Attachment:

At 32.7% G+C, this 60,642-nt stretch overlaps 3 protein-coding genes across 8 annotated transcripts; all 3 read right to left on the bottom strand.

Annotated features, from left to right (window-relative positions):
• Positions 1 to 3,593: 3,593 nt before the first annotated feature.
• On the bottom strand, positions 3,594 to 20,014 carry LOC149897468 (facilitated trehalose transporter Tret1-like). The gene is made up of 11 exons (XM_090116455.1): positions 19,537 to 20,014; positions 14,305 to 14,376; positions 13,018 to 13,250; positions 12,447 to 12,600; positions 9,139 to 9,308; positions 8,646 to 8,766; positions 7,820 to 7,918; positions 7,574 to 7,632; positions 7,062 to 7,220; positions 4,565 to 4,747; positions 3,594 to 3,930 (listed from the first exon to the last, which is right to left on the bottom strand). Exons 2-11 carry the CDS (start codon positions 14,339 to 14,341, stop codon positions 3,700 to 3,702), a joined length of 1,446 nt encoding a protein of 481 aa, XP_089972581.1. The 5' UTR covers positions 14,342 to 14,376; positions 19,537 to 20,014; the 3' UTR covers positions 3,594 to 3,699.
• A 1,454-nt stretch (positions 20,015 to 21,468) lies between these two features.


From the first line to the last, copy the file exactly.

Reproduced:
At 32.7% G+C, this 60,642-nt stretch overlaps 3 protein-coding genes across 8 annotated transcripts; all 3 read right to left on the bottom strand.

Annotated features, from left to right (window-relative positions):
• Positions 1 to 3,593: 3,593 nt before the first annotated feature.
• On the bottom strand, positions 3,594 to 20,014 carry LOC149897468 (facilitated trehalose transporter Tret1-like). The gene is made up of 11 exons (XM_090116455.1): positions 19,537 to 20,014; positions 14,305 to 14,376; positions 13,018 to 13,250; positions 12,447 to 12,600; positions 9,139 to 9,308; positions 8,646 to 8,766; positions 7,820 to 7,918; positions 7,574 to 7,632; positions 7,062 to 7,220; positions 4,565 to 4,747; positions 3,594 to 3,930 (listed from the first exon to the last, which is right to left on the bottom strand). Exons 2-11 carry the CDS (start codon positions 14,339 to 14,341, stop codon positions 3,700 to 3,702), a joined length of 1,446 nt encoding a protein of 481 aa, XP_089972581.1. The 5' UTR covers positions 14,342 to 14,376; positions 19,537 to 20,014; the 3' UTR covers positions 3,594 to 3,699.
• A 1,454-nt stretch (positions 20,015 to 21,468) lies between these two features.